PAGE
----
Ask almost any campus club at Laurier Brantford what the most common question they receive from students is, and the answer will likely be: “We have a [insert club name here] club?”
This is a frustrating question for Lewis Wood, an administrator for our campus’ ski club, the Snow Hawks. The club was created three years ago, and was a great success in its first year. It saw diminishing interest last year and now the Snow Hawks face extinction.
Among myriad reasons for their drop in membership, the club’s leaders cite the high turnover in membership and leadership, the cost of skiing, and a new member fee, introduced for sports clubs this year. The fee is $25 and, on top of the already high price of lift tickets, can be off-putting to prospective members.
The fee would not be as big an issue if the club’s trips were subsidized, which they could be.
“It’s a catch-22 for us, though,” said Wood. The member fee helps to subsidize club activities, but “we need members to get subsidies.”
Though this fee does not apply to clubs that are not sports related, most clubs face similar challenges.
Falynn Wynacht, Campus Clubs Coordinator, said “it is hard to get a lot of people as [some clubs] appeal to people with specific interests.”
According to Wynacht, most clubs have around 10-15 members.
Despite the many opportunities around campus, advertising remains a troublesome topic for many clubs.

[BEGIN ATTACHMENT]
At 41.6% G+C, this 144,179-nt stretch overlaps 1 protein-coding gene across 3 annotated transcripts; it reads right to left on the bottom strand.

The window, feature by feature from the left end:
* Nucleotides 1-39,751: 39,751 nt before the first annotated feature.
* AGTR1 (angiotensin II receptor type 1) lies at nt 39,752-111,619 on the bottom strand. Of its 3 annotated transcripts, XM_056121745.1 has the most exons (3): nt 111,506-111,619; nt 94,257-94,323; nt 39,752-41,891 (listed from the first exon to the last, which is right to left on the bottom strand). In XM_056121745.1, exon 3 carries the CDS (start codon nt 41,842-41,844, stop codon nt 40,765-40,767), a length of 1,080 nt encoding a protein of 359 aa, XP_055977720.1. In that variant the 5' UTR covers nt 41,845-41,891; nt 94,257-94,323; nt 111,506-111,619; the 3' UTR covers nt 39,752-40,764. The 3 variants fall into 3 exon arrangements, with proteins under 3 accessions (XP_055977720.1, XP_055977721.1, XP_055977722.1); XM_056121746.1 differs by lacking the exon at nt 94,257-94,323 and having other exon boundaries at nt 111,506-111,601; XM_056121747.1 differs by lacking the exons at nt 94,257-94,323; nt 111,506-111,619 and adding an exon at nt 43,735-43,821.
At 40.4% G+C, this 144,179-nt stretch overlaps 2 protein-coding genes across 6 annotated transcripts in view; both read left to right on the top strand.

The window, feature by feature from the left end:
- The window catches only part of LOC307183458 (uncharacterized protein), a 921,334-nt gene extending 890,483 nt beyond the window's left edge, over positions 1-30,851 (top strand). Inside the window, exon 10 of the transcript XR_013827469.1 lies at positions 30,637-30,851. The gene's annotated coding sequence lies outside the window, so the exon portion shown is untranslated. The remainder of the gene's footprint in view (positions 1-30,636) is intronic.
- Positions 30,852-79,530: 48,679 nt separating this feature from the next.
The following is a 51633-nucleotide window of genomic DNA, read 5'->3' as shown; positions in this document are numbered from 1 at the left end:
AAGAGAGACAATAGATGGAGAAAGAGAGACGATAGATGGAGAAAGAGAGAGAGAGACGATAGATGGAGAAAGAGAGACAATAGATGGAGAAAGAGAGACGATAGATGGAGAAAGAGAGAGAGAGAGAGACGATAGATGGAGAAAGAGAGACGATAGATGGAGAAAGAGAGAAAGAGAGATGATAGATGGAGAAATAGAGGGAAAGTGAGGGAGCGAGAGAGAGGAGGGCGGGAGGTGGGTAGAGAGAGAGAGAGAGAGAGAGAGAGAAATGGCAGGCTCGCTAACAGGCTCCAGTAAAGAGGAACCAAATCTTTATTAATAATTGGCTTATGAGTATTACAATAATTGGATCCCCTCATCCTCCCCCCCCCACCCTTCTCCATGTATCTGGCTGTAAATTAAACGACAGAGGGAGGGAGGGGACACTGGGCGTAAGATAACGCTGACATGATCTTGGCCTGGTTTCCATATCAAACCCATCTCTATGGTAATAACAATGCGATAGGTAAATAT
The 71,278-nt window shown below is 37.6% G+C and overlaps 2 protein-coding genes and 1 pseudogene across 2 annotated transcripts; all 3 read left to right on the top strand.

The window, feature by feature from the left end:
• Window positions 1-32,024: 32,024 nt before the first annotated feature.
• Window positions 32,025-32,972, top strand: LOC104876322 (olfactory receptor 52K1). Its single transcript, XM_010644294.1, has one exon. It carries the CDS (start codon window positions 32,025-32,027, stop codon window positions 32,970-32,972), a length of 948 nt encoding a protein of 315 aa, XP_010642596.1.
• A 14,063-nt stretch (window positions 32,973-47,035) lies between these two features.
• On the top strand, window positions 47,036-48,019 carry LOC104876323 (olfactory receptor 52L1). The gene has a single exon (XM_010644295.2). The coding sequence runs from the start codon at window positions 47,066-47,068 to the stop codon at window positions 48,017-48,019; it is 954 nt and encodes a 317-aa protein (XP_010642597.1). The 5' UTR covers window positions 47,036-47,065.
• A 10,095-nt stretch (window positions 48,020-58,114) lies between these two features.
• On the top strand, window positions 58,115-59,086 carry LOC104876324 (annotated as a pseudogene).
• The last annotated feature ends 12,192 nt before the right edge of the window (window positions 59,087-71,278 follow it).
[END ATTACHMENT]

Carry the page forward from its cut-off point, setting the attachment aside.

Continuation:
“Advertising has perhaps been the most frustrating thing for me, every year,” said founder of the Improv Club, Christopher Tanaka-Mann.
Clubs are free to make use of advertising venues that include LBTV, the online Student Union website, posters around campus, weekly news, Facebook groups, and Twitter. Clubs can also advertise during the Clubs Fair at the beginning of the year, but not everyone who signs up will show up. According to Andrew Henderson, president of the 14-member WLU Poker Association, “weekly turnout only rests around five to eight.”
One issue the club presidents raise is that our campus is quite small. Though we are attached to a medium sized university and carry its name, we still have comparatively few students. According to Tanaka-Mann, our clubs may feel especially small when meeting similar clubs from other schools.
“Believe me,” he said, “at Brock University’s Improv Summit last year, we felt tiny.”
This comparison is especially unflattering for the Snow Hawks, whose Waterloo campus counterparts, the Laurier Ski and Snowboard Club, far exceed them in membership.
Persistence, said Tanaka-Mann, is one of the most important qualities a club president can have.
“Ultimately, if you want to start a club, you must want it,” said Tanaka-Mann.
Unfortunately for the Snow Hawks, no matter how much they want it, they may have to face the very hard reality that students do not. If they cannot prove otherwise, there may not be any Snow Hawks next year.